The perfect vegetarian Russian plov is a glorious mound of perfectly cooked basmati rice, jeweled dried fruit and crunchy nuts.
Check out my brand-new video on how to make this amazing gluten-free and dairy-free dish!
The first taste
Years ago (isn't it amazing when your blog is old enough so you can say that?!) I published a recipe for my grandmother's perfect vegetarian Russian plov. The recipe was fairly successful. It even started what I consider a minor controversy over the provenance of plov (or pilaf, pilau, or however your cultural background calls this great dish).
Yet over the years, the recipe faded a bit in the annals of this blog. You guys moved towards greener pastures, going ga-ga over desserts and one-pan wonders. Old favourites like my eggplant shakshuka and vegetarian Argentinian empanadas continued raking up views. And my perfect vegetarian Russian plov? It faded into obscurity.
Becoming part of the ReOrdered kit
Until last year, when JDC Entwine approached me to develop a cookbook for their amazing project, the ReOrdered global Passover toolkit. Featuring recipes from four Jewish communities (Russian, Moroccan, Sarajevo and Ethiopian), this cookbook took months of research, recipe testing, and endless love. It ended up being full of recipes I am incredibly proud of - including my perfect vegetarian Russian plov and my dairy-free, gluten-free chocolate macaroon pyramids.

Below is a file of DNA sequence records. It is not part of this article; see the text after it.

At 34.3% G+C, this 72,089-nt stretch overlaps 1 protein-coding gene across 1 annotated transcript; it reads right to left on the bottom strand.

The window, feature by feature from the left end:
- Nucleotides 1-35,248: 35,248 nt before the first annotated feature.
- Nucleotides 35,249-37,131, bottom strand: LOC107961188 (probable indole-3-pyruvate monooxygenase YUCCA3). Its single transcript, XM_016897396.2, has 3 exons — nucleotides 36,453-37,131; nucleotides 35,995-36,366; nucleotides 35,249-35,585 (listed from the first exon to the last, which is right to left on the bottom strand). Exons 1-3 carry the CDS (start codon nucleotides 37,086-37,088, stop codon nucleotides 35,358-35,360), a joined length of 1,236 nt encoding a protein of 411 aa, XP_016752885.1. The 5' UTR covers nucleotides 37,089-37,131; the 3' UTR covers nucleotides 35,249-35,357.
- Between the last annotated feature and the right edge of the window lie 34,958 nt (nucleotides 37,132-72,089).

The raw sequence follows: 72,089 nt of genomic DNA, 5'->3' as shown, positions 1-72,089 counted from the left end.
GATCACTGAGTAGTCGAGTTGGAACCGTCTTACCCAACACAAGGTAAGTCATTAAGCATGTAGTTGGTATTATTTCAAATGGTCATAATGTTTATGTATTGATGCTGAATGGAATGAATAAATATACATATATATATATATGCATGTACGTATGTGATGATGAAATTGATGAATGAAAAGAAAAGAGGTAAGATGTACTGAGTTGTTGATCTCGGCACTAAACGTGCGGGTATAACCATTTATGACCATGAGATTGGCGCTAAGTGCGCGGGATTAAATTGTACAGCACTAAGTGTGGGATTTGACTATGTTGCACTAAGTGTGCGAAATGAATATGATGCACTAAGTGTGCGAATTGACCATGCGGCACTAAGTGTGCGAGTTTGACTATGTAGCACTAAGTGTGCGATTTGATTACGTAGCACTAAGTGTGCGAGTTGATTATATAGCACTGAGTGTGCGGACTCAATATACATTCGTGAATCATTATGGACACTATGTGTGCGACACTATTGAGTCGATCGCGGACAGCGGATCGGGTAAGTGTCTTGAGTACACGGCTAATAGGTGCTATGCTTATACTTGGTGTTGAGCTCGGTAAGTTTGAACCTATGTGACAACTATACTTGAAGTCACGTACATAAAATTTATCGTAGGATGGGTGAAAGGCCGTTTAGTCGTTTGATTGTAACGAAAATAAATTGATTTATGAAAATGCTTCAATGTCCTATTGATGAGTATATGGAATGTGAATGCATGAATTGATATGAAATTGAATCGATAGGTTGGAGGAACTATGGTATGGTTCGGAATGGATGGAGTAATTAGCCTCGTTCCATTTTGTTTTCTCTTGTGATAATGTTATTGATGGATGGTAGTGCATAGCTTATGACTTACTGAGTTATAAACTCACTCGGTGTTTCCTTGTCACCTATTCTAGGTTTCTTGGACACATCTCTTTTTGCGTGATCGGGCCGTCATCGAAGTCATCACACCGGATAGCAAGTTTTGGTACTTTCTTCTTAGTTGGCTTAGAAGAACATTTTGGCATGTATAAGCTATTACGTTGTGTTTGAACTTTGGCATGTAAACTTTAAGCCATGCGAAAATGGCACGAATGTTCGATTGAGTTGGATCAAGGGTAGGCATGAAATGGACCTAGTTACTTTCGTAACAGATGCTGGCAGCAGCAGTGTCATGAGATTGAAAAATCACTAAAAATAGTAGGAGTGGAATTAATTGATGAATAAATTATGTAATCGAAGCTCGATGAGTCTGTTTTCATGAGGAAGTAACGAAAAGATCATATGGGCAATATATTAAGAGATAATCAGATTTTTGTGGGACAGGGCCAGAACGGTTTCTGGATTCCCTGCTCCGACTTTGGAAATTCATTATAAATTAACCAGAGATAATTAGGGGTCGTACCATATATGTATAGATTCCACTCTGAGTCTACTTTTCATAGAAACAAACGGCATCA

To accompany the cookbook and the ReOrdered global Passover toolkit, I produced a couple of recipe videos. This is my video on how to make the perfect vegetarian Russian plov - I encourage you to give it a try the next time you are looking for a dairy-free, gluten-free vegetarian main course, or for a grain accompaniment for a festive meal. I promise that you won't be disappointed!
Watch the video
It is a misconception that former USSR Jews are all Ashkenazi. As the USSR spread over an extraordinarily large and diverse territory, incorporating 15 countries and a myriad of peoples, its cuisine was also incredibly varied. The Soviet Union attempted to nationalize its food through several editions of State-sponsored cookbooks. At first, the cookbooks incorporated foods and ingredients from all over the country; but they dwindled to relying on basic, non-exotic products as the transportation systems collapsed and food shortages mounted. Throughout it all, proud Jewish traditions preserved different customs from Kiev, through the Ural Mountains and all the way south to Azerbaijan. This vegetarian Russian plov borrows from the Ukrainian roots of my grandmother, but also incorporates many traditional Sephardic ingredients from the more Southern USSR Jewish communities.
You can find the recipe for my perfect vegetarian plov here, or order your own copy of the ReOrdered global Passover toolkit.
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Welcome to At The Immigrant's Table! I blend my immigrant roots with modern diets, crafting recipes that take you on a global kitchen adventure. As a food blogger and photographer, I'm dedicated to making international cuisine both healthy and accessible. Let's embark on a culinary journey that bridges cultures and introduces a world of flavors right into your home. Read more...